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need help of couple of Questions

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vaivish Master | Next Rank: 500 Posts Default Avatar
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need help of couple of Questions

Post Mon May 26, 2008 12:09 pm
Passage 33
Until recently most astronomers believed that the
space between the galaxies in our universe was a near-
perfect vacuum. This orthodox view of the universe is
now being challenged by astronomers who believe that a
(5) heavy "rain" of gas is falling into many galaxies from
the supposedly empty space around them. The gas
apparently condenses into a collection of small stars,
each a little larger than the planet Jupiter. These stars
vastly outnumber the other stars in a given galaxy. The
(10) amount of "intergalactic rainfall" into some of these
galaxies has been enough to double their mass in the
time since they formed. Scientists have begun to suspect
that this intergalactic gas is probably a mixture of gases
left over from the "big bang" when the galaxies were
(15) formed and gas was forced out of galaxies by supernova
explosions.
It is well known that when gas is cooled at a constant
pressure its volume decreases. Thus, the physicist Fabian
reasoned that as intergalactic gas cools, the cooler gas
(20) shrinks inward toward the center of the galaxy. Mean-
while its place is taken by hotter intergalactic gas from
farther out on the edge of the galaxy, which cools as it is
compressed and flows into the galaxy. The net result is a
continuous flow of gas, starting as hot gases in inter-
(25) galactic space and ending as a drizzle of cool gas called a
"cooling flow," falling into the central galaxy.
A fairly heretical idea in the 1970's, the cooling-flow
theory gained support when Fabian observed a cluster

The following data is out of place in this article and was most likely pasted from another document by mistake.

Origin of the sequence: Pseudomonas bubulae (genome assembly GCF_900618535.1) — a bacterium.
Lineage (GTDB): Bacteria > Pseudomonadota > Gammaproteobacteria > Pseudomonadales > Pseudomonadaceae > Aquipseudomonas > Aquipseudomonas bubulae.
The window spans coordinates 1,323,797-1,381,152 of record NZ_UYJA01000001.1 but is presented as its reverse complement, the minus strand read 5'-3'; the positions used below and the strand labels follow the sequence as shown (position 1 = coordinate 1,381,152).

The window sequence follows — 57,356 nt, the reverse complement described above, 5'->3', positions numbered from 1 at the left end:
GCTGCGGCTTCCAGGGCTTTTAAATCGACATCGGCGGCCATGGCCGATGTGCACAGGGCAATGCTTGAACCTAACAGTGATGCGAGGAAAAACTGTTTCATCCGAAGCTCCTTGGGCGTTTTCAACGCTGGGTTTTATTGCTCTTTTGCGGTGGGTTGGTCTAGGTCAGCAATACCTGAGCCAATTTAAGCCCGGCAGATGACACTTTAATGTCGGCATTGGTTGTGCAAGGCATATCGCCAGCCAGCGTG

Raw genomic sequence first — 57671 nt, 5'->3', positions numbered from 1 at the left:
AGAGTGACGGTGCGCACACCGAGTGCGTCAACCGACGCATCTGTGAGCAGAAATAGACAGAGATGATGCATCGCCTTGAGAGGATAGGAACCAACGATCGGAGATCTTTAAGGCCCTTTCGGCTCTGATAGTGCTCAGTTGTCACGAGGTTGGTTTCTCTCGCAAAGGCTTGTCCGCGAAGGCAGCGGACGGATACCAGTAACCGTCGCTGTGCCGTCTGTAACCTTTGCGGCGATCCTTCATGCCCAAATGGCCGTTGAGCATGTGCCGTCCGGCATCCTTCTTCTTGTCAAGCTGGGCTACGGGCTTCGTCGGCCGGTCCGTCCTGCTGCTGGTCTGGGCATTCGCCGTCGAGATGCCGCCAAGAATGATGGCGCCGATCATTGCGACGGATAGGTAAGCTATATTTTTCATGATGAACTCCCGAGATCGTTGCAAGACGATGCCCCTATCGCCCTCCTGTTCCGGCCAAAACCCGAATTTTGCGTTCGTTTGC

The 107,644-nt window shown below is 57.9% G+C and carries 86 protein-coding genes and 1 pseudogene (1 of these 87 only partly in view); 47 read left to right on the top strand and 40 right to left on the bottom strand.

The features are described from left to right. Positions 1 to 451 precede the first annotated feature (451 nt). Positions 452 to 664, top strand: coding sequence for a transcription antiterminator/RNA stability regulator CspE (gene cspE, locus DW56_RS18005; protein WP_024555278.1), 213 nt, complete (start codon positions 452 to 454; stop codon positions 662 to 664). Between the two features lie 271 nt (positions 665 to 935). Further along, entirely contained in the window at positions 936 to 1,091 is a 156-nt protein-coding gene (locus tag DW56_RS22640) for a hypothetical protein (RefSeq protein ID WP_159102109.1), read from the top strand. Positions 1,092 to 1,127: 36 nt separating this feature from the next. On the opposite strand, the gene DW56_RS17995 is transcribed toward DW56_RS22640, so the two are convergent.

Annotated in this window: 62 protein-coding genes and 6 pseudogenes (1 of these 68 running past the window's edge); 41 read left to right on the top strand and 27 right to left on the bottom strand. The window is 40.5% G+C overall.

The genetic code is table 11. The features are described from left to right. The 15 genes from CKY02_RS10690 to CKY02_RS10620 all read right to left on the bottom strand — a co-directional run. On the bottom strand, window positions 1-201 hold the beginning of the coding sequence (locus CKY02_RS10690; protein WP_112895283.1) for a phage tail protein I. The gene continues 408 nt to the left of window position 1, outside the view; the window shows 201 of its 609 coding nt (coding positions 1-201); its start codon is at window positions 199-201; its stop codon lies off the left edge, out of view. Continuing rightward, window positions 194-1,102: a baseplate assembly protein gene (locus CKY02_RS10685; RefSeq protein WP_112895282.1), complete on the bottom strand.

of galaxies in the constellation Perseus and found the
(30) central galaxy, NGC 1275, to be a strange-looking object
with irregular, thin strands of gas radiating from it.
According to previous speculation, these strands were
gases that had been blown out by an explosion in the
galaxy. Fabian, however, disagreed. Because the strands
(35) of gas radiating from NGC 1275 are visible in optical
photographs, Fabian suggested that such strands consisted
not of gas blown out of the galaxy but of cooling flows
of gas streaming inward. He noted that the wavelengths
of the radiation emitted by a gas would changes as the
(40) gas cooled, so that as the gas flowed into the galaxy and
became cooler, it would emit not x-rays, but visible light,
like that which was captured in the photographs. Fabian's
hypothesis was supported by Canizares' determination in
1982 that most of the gas in the Perseus cluster was at a
(45) temperature of 80 million degrees Kelvin, whereas the
gas immediately surrounding NGC 1275 (the subject of
the photographs) was at one-tenth this temperature.


7. It can be inferred from the passage that which of the
following is true of Fabian's theory?
(A) It did not receive approval until Canizares' work
was published.
(B) It was not widely accepted in the 1970's.
(C) It did not receive support initially because
technology was not available to confirm its tenets.
(D) It supports earlier speculation that intergalactic gas
was largely the result of explosions outside the
galaxy.
(E) It was widely challenged until x-ray evidence of gas
temperatures in NGC 1275 had been presented.

The ans to this is B...but if you c line 28-29 it says that the theory received the support in 1970's.....i marked C...can somebody pl explain....

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Post Tue Jul 22, 2008 8:50 am
This might be a vocab issue. The sentence says " A fairly heretical idea in the 1970's"

"heretical" means it was NOT accepted by the mainstream at the time - it was considered a radical idea.

The sentence goes on to say "the cooling-flow theory gained support when Fabian observed..."

but note that it does not tell us WHEN Fabian observed (etc) or how much support it gained. All we know so far is that people did not accept the idea in the 1970s and sometime after that (who knows when?) Fabian observed something which caused people to start to support the theory at least a little bit. The choice says that it wasn't widely accepted in the 70s - and that goes along with what this sentence says.

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